The study by Nygaard et al [30] studied the effect of using rh- TSH. Better quality of life was found in the group that uses rh-TSH compared to hypothyroidism by discontinuation of treatment; this can be explained by the deleterious effect of the symptoms of hypothyroidism.

Several other studies have reported the benefit of rh-TSH on quality of life. [31]

In the study by Almeida [28] a dose of radioactive iodine ≥ 150 mCi was responsible for impaired quality of life.

The type of surgery (total thyroidectomy and lymph node dissection):

Surgery is usually the most stressful time for patients, the idea of dissection in the cervical region, the fear of postoperative complications, and the idea of a lifetime treatment after the thyroidectomy is responsible for a major anxiety. A good explanation of the procedure by the surgeon helps to reassure patients. [5]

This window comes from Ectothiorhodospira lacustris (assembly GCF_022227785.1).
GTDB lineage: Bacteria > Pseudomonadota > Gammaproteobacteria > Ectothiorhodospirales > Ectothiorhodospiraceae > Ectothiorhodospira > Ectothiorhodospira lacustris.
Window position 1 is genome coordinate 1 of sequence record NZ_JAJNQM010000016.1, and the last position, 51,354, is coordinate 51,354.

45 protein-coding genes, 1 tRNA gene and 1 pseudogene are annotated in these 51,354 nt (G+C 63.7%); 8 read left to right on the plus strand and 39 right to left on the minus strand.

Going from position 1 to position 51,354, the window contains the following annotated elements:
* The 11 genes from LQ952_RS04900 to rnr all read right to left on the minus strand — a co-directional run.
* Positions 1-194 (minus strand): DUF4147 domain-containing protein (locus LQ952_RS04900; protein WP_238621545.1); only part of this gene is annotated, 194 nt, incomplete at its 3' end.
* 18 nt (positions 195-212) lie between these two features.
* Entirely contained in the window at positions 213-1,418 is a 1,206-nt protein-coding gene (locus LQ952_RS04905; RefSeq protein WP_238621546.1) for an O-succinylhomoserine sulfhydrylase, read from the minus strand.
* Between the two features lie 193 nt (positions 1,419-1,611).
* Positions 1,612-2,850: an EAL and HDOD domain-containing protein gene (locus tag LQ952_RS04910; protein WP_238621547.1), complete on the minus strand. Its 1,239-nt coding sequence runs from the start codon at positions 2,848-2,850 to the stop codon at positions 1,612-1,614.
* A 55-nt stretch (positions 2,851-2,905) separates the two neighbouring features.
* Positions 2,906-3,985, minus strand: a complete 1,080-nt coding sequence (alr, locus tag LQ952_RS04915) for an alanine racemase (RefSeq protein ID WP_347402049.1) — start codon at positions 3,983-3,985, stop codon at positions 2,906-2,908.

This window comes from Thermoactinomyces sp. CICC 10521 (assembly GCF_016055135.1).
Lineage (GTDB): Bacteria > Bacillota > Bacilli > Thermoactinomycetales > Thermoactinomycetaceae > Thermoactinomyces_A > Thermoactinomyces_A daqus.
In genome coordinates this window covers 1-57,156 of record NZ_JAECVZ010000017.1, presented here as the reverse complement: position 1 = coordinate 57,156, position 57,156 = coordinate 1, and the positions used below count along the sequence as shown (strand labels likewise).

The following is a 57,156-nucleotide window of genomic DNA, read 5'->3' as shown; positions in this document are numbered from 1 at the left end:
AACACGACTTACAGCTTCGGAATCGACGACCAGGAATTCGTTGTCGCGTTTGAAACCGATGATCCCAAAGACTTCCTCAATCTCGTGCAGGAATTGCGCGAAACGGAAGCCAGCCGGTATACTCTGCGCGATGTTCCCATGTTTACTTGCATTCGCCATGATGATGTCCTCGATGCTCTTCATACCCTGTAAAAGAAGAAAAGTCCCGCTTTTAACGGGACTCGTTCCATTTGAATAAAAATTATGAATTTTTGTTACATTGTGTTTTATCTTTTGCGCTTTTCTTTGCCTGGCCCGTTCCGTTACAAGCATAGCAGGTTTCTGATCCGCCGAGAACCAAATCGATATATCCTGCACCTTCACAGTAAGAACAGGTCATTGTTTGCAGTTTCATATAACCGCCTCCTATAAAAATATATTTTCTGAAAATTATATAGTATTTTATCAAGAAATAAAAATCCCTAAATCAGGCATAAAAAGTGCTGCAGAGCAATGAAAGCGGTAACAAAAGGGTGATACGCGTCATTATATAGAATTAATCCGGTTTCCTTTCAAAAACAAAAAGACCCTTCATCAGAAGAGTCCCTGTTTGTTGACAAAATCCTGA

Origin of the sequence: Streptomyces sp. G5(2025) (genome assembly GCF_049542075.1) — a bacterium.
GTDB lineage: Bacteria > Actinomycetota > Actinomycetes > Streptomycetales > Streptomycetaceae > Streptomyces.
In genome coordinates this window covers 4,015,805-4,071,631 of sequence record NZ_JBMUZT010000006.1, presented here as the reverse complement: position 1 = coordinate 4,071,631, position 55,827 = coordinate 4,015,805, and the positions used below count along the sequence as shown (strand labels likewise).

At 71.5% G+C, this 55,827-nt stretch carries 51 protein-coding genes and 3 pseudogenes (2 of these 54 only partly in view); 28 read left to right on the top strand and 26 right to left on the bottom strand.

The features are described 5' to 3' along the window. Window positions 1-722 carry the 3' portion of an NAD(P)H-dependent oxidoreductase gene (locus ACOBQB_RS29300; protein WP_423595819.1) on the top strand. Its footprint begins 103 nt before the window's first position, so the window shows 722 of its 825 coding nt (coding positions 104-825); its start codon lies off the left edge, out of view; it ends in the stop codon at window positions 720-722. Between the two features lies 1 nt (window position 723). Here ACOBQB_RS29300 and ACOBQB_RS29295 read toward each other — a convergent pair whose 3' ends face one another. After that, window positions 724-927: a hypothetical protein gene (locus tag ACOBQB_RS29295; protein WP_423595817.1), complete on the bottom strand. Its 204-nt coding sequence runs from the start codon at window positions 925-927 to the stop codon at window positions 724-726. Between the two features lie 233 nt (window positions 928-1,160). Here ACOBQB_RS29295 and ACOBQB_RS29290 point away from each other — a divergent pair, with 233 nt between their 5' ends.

Some studies [32,33] have analyzed the impact of thyroidectomy on the quality of life of patients with thyroid cancer, a better esthetic result and a minimum of pain allows to have a better quality of life. Post-thyroidectomy scars on the neck affect the QoL of thyroid cancer patients regardless of scar type. Therefore, clinicians should pay attention to the psychological effects of scars on patients and take care to minimize postthyroidectomy scar [5]

In Almeida’s study [28], radical neck dissection was among the factors that negatively affected the quality of life.
Cancer stage
Many studies found a more altered quality of life in the advanced stages of cancer, essentially in patients with lymph node or distant metastases, or with local extension. This could be explained by the more aggressive treatment used in these cases, along with the need for multiple radioiodine therapy sessions.

Guisti et al [7] analyzed the quality of life in 128 patients using 3 quality of life questionnaires (Ad Hoc TQ, Hamilton depression and anxiety), the quality of life was more impaired in advanced stages.
Hormonal balance
Hormone treatment with TSH suppression is an important part of the therapeutic care of patients. Keeping patients with subclinical hyperthyroidism may be responsible for impaired quality of life, as well as cardiovascular and bone risks. [34]